3

There is a pretty new product in the UK market at least, which is a radiator fan unit. It does need a power source but it has a built in thermostat so it only turns on when the radiator gets hot. Seems to be quite effective, we have one and it made a real difference to our living room. Not sure if they are in any stores or anything yet but we just got ours ...


3

Don't change them. Single line steam radiators are tricky at the best of times, and most modern plumbers have little experience with them. In addition base board radiators make it impossible to put bookcases in. (In our climate they use up all of the external wall.) There are lots of ways to dress them up Recessing them is a bad idea, as the space to ...


3

The pipes should look like this: There should be an unrestricted flow around the system. Each radiator should be connected to both the flow (red) pipe and return (blue) pipe. The turnable value (or better still thermostatic valve) should be on the input to each radiator. There should be a simple on/off valve on the outlet which is normally set to fully ...


3

If the radiators are still hot you'll have to get the shut offs repaired first. The heat and the resulting drying action will raise havoc with the wood. The issue isn't so much a fire hazard as a drying hazard. The wood is going to shrink in the winter and expand in the summer. The seams and joints will split. I would also make the design so that you have ...


3

In the technical guides for the Giacomini valves, it appears that some of the heads can be removed by unscrewing it past the the open position. Have you tried that? This is assuming that the top part on your model spins. For other models, it appears the whole head pulls off the valve. An example is shown in this guide: http://www.giacomini.com/export/sites/...


3

This is the sound of metal pipes and radiator components expanding and contracting. As they do so, they rub against other fixed parts, like wood framing, brackets, etc. If they stick slightly, you'll hear a popping or clicking sound as they stick and unstick from the friction against this expansion and contraction. So the solution is to locate any points ...


3

Low water Air lock or circulator not working is most common problems. What is the pressure of system ? Should be around 12 cold 20 hot. Add water to system if lower. You may have automatic feeder. Check for any air bleeder that can be open.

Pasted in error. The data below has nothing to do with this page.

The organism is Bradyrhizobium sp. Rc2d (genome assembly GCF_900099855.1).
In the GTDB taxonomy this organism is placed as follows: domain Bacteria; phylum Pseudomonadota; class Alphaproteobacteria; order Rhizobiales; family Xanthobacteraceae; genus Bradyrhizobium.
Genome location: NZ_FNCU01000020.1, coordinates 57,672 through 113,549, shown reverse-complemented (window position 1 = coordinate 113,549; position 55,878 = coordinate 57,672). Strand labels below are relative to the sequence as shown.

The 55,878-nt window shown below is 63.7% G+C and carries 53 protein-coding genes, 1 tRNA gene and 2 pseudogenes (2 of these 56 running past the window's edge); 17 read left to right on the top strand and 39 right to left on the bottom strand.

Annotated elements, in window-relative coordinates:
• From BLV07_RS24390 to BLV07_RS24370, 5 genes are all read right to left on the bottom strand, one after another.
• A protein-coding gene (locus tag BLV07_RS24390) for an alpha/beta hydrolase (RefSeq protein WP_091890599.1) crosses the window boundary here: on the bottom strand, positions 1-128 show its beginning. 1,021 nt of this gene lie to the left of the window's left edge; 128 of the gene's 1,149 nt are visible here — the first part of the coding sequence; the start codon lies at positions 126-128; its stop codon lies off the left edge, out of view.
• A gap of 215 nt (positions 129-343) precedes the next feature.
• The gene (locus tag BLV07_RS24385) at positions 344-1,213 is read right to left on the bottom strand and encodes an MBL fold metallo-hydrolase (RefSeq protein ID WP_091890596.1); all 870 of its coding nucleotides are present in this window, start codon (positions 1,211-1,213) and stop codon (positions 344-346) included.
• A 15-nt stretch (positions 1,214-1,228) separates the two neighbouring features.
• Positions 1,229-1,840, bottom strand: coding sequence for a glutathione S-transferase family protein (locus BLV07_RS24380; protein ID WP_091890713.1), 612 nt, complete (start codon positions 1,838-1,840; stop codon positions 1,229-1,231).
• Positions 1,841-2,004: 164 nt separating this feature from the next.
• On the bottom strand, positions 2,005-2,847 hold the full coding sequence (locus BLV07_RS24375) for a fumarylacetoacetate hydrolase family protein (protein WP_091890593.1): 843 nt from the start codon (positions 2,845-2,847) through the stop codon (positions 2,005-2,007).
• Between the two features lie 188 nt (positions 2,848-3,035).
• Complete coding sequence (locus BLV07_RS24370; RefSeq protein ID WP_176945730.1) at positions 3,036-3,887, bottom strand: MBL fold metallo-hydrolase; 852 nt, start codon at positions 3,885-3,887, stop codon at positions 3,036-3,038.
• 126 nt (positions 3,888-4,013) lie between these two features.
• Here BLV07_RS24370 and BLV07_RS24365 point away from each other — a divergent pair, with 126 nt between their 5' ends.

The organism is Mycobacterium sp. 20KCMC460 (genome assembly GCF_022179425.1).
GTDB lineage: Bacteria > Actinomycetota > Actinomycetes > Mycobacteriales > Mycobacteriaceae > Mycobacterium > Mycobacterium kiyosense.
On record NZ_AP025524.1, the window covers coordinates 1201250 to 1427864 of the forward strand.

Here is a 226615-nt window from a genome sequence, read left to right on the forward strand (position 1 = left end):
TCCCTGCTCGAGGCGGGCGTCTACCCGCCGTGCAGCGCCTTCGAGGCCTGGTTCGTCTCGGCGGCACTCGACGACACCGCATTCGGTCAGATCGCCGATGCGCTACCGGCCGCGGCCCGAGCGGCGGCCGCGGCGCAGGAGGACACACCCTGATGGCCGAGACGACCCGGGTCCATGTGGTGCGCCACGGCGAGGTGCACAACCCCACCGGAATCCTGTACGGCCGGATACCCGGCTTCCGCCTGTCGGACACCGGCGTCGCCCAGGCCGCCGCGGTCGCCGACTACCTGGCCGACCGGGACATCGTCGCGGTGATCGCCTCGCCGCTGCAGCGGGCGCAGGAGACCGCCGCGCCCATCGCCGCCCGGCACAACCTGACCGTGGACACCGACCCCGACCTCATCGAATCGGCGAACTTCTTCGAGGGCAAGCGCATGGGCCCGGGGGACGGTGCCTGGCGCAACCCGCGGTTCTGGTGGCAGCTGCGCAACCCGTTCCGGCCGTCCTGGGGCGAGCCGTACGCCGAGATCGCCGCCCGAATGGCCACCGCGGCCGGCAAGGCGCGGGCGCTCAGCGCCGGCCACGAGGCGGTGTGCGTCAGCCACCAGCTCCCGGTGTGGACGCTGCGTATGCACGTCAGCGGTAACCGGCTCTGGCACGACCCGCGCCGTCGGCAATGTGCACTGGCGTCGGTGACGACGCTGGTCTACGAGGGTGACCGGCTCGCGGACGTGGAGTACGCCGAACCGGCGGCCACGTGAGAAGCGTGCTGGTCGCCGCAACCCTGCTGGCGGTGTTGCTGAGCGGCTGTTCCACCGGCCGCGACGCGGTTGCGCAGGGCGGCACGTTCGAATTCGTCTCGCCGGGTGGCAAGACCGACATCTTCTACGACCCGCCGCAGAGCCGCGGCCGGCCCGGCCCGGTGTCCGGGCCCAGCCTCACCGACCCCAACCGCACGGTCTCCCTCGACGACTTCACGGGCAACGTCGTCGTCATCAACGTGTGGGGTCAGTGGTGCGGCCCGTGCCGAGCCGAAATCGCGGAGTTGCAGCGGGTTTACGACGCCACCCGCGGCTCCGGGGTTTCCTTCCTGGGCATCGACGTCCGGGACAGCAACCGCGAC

3

You could try using a portable fan to blow air across the radiator so that the room becomes more evenly heated. The moving air will actually extract more heat from the radiator than still air would, so you may find that this makes the room noticeably warmer.


3

Do you know for sure that this is a hot water system? Sometimes steam can sound like running water. If it is hot water, there is a giant air bubble in the radiator preventing it from filling. It needs to be bled off by opening the small valve near the top at one end. You will typically need some sort of tool or key for this. Slowly open the valve. Along with ...


3

Other than looking for hidden bleeders (i.e. I have one where the baseboard cover needs to be removed to reveal the bleeder) and bleeding any bleeders that you can find, you may need to swear at whoever put in the new radiators and retrofit bleeders where they are missing. There is often an automatic bleeder/vent on or just after (in which case it's often ...


3

Why is knob and tube top priority to replace? It's quite safe if left alone. You only need to replace it in visible areas: the stuff behind the wall doesn't need replacing. You might want to add some circuits in certain rooms, but you don't have to remove the old ones. No upgrading the radiators (from your description they don't sound like baseboard ...


3

The item on the left is the steam trap and can not be regulated or shut off. stay away from this item. The shut-off valve is the item with the screw on the top. Turn the nut ccw (counter clockwise), just slightly about a 1/4 turn, then put a wrench on the stem above the nut, I would use a 6" or 8" pipe wrench or vise grips, and try to turn cw (clockwise) ...


3

Possible manufacturer could be: https://www.emerson.com/en-us/catalog/therm-o-disc-10h Product bulletin describes how the thermostat works: The 10H capillary tube is vacuum-charged with selected fluids to give specific calibrations. When the calibration temperature is reached, a change in fluid vapor pressure allows the diaphragm to snap through and ...


3

These are dual-fuel radiators. Meaning they actually can use heat from two different sources, which is why the numbers aren't adding up the way you expect. In their standard mode of operation, they work just like a traditional radiator on a hot water heating system -- water is heated in a central boiler, then pumped through radiators throughout the building....